even extending the time for filing a bill of exceptions.^

§ 201. Solemnity and Formality Required in Admissions of
Counsel. — In order that admissions of counsel of facts may take
the place of evidence in a civil trial, such admissions " must be
distinct and formal, or such as are termed solemn admissions,
made for the express purpose of alleviating the stringency of
some rule of practice, or of dispensing with the formal proof of

1 Buruham v. Smith, 11 "Wis. 258. ^ Borkheim v. Insurance Co., 38
Tlie court cite Gaillard v. Stuart, <! Cow. Cal. (J23, (_;28.

(N. y.)3S5; Ex parte Lassell, 8 Cow. ^ Merritt v. Wilcox, 52 Cal. 238.

(N. Y.) 119; Montgomery u. Ellis, 6 Under a substantially similar statute

How. Pr. (N. Y.) 32(J; Wager v. the same rule exists in Indiana.

Stickle, 3 Paige (N. Y.), 407; Turner Louisville &c. R. Co. v. Boland, 70

17. Burrows, 1 Hill (N. Y.), 627. Ind. 595.

2 Patterson v. Ely, 19 Cal. 35; ' Goben v. Goldsb^rry, 72 Ind. 44
Reese v. Mahony, 21 Cal. 305, 308. (distinguishing Ridgway v. Morrison,

' Reese v. Muhony, supra. 28 Ind. 201).

< Cal. Code Civ. Proc, § 283.


some fact at the trial." ^ The remark's of counsel during the
progress of a trial are not to be regarded as adirissions by which
the rights of the client are to be determined. ^ It has even been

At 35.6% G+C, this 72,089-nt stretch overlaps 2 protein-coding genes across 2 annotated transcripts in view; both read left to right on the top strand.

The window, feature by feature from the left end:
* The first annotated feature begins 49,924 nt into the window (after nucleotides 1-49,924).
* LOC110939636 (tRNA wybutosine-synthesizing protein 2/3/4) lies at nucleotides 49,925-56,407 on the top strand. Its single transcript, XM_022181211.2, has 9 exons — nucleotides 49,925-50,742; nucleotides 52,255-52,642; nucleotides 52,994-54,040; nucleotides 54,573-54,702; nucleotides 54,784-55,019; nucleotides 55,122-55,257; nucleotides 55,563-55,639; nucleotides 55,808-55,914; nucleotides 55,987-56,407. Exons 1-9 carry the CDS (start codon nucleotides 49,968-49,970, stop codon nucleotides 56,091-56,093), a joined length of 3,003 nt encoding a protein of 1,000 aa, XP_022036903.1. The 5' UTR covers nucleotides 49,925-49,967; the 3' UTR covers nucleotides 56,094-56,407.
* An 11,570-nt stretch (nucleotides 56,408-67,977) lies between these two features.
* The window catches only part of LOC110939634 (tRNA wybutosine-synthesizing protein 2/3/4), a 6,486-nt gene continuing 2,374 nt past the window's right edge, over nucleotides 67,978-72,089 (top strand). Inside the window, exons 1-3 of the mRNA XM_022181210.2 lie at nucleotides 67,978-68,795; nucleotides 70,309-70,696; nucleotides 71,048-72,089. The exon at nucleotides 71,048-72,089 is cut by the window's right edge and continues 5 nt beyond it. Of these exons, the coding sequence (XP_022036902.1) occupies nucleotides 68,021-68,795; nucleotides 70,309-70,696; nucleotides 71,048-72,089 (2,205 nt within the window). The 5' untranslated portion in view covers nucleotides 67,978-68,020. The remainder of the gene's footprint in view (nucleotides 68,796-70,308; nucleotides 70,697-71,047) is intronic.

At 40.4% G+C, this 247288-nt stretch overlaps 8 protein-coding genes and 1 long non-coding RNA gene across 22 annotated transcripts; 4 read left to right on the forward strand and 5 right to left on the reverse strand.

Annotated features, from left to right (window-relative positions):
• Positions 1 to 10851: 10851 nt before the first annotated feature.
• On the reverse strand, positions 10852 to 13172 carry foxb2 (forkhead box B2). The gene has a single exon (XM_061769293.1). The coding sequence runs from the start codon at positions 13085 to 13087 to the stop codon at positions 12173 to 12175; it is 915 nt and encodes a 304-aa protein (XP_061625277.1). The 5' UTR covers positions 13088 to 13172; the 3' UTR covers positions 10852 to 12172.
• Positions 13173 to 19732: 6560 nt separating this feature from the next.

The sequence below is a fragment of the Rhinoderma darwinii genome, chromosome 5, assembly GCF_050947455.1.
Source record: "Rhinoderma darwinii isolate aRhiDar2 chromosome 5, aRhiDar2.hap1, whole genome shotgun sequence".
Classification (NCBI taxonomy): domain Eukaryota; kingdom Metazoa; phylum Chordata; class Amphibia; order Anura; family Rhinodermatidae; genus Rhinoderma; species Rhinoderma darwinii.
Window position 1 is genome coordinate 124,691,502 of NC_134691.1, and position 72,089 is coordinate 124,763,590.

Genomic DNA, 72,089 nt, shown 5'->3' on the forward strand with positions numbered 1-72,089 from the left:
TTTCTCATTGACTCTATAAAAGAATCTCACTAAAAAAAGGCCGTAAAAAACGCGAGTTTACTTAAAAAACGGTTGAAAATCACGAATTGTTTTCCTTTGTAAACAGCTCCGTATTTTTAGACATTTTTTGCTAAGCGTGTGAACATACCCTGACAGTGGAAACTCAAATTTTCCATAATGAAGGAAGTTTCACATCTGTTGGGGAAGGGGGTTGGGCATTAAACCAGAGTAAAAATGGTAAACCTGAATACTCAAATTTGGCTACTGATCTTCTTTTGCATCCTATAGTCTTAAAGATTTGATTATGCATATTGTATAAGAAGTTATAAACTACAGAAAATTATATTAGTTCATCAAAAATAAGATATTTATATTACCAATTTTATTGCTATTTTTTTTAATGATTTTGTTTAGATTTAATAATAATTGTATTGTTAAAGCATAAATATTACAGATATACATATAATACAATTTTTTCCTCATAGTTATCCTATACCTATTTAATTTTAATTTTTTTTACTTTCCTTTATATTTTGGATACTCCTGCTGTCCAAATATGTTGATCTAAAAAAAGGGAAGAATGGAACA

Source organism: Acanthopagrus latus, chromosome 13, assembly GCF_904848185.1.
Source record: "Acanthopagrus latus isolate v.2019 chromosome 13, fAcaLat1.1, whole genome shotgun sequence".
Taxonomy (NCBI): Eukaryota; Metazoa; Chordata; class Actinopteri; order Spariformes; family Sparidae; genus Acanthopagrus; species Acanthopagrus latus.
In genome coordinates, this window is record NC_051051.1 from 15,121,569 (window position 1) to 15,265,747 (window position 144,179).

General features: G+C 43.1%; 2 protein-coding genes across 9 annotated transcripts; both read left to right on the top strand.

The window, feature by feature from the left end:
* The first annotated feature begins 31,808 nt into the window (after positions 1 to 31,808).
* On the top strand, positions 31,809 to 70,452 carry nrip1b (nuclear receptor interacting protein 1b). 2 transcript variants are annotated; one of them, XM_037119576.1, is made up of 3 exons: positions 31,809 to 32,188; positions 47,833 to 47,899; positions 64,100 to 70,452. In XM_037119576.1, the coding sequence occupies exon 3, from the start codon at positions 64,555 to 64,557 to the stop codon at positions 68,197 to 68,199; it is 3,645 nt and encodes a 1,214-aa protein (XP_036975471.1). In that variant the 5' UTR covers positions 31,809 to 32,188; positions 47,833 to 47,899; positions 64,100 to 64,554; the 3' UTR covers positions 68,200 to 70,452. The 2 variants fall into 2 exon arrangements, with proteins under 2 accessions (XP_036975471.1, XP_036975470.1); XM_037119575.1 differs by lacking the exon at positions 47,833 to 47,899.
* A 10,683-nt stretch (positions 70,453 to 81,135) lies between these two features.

held that counsel who, when evidence is offered, make declara-
tions that it is offered iov delimited jnirpose only, are not estopped,
after it is received, from drawing from it deductions other than
those contained in the offer, unless injustice will be done to the
opposite party by permitting such new deductions. Coun-
sel, it is reasoned, have no power to limit the effect of evidence,
but its effect is regulated by the court in its charge to the jury.
The statement by counsel of the purpose for which evidence is
offered is only a reason given wdiy the evidence should be re-
ceived.^ But i\\Q failure to object to evidence in the course of the
trial will, in many cases, have the effect of an admission of cer-
tain facts which flow as a natural consequence from acts done or
evidence admitted. Thus, in a suit upon notes where certain
notes are offered in evidence without objection, this, it has been
held, is equivalent to a tacit admission that they were the notes
in suit. "If they were not," said the court, " by timely ob-
jection, by pointing out any substantial difference between the
notes sued on and those offered, he (defendant) could very
easily have prevented their introduction in evidence." *

§ 202. Interpretation of Various Stipulations and Agree-
ments. — A stipulation which on its face purports to be '•'•^statement
of the facts in this action " does not, unless its terms so import, pre-